Upon reaching the post, they sold the crystals and tried securing the now ~8 year old child, but he ran off naked into the night. The trader told them it might be a Bantling and best left alone. Somewhere along the line Gino's weakness subsided, but not his robustness. The other party members decided to drink of the red liquid gaining some robustness and weird symptoms.
First, you can see a bit of my process with my map. I just rolled dice and traced them to make a cavern-like location. Then numbers are elevations. It looks like they never visited one room but I think they did the very first foray, when I called it a night due to lateness and being unprepared (this cave was one of 4 locations I had half-ready). I'm really happy with the way the simple method gives a decent sense of verisimilitude. This method will be in my 1000 post booklet (though there really isn't much to it).
The bat things were a flock of stirge, ~12, which I was sure would kill half the party. I forgot Gino had the firework. I have a tradition of giving players stuff on their actual birthdays. And Gino's player wanted fireworks, so I let him chose from a list. That was a few months ago.
With the red liquid I was trying to train these newer players that there can be rewards to trying things, so I made drinking it give permanent, extra hit points. I also wanted them to be a little leery, so I had them have a random side effect for a day. It may have been too much of a freeby, now Gino has more hit points than he should. But I think it was worth it. He was ecstatic when he realized I was giving him hit points for drinking it. It was also fun to watch the rest of the players waiting to see if he had any bad effects before drinking it themselves. And me pausing just long enough before asking him to roll again.
The "one ration a day or bad effects" rule combined with the poor availability of rations at villages has made food seem real in this world, or at least a sense of hunger and famine. The players are concerned about it and trying to buy it everywhere. Of course that made me think the bantling was the perfect creepy creature to have them find. It ate a week's worth of rations and stressed out Aphrodesia's player :)
I'm still trying to figure out my economy/store stocks. The trading post felt too much like Walmart with infinite rations and plate mail available. I'll have to implement a system that limits goods like some of you suggested in comments. My players have tons of gold, now. I need to figure out some gold sinks. I mentioned giving villages heath points. I want to do that by next session and come up with some suggested improvements. I think labor would be an easy ongoing cost, maybe allow the players to fund local village watch/guards. Or tell them they can hire peasants to make roads/cut trails. After getting lost for the first time that might interest them.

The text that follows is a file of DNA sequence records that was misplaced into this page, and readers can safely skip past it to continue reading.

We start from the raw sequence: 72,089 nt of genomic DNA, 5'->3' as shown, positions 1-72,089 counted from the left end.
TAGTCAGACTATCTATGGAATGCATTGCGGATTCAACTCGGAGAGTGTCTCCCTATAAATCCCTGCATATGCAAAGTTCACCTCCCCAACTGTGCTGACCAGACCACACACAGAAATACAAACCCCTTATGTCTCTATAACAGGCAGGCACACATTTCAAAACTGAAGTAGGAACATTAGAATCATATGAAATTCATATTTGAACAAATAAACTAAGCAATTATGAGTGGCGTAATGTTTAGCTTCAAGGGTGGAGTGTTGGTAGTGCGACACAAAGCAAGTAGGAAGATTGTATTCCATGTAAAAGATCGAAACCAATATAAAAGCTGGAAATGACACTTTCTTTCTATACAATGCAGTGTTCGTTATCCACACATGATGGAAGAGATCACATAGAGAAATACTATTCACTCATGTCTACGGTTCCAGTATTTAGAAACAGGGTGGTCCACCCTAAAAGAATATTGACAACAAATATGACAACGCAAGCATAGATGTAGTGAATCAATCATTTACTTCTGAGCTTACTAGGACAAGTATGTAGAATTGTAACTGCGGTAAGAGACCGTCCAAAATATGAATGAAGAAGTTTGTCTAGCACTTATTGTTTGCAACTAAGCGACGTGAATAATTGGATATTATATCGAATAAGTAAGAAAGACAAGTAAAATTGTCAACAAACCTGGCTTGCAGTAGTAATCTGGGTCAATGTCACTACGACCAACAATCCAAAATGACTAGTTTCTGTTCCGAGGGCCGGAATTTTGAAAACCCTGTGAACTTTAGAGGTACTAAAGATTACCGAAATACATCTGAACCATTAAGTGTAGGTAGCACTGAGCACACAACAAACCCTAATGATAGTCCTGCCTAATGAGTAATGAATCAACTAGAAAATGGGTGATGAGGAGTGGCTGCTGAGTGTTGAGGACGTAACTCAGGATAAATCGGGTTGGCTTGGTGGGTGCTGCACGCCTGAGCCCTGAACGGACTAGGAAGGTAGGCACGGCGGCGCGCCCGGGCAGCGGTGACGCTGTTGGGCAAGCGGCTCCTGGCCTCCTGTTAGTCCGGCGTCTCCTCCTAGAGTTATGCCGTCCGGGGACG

I tried out a simple hunting/foraging system based on Talysman's and I think it worked well. Foraging gives rations/time based on how "Lush" a terrain. With the plains' low lushness, hunting small animals and foraging are pretty close to equivalent. I remember now, that before heading into the cave the first session the party spent a chunk of the day hunting and gathering. The women decide to forage. I told them they were finding dandelions, wild onion, and wild strawberries. The men hunted feral goats and a few of them got lucky but one of them didn't. So, it was a good indicator to them of how available food can be.
In terrains that are more lush, like jungles, they should be able to gather enough food for the day just walking along the road. Though I'm thinking foraging (and hunting) might need to be "unlocked" first by having a local show you the foodstuffs and game they usually go after.
When I was scrambling to make the sandbox ready two session ago I was thinking the whole point of a sandbox is for multiple choices to be laid out in front of the players. While that is true, I was silly to forget that the size and scope of sandboxes are usually gradually revealed. That, no sandbox is revealed completely at first. I'm speaking from video game experience here, but I think it would translate. So it's fine for them to putter about around these initial three villages before I expand the map and reveal more, and more brutal terrains to come.
Since we had two sessions and this was the 4th, we aren't playing this week. I'm curious where they will head next. I didn't ask them again. But it seems like "where do we go now?" is a natural start-of-session decision, not something after the release of tension of surviving a dungeon delve and tallying up your xp. That's it for now. Hope you have a great weekend.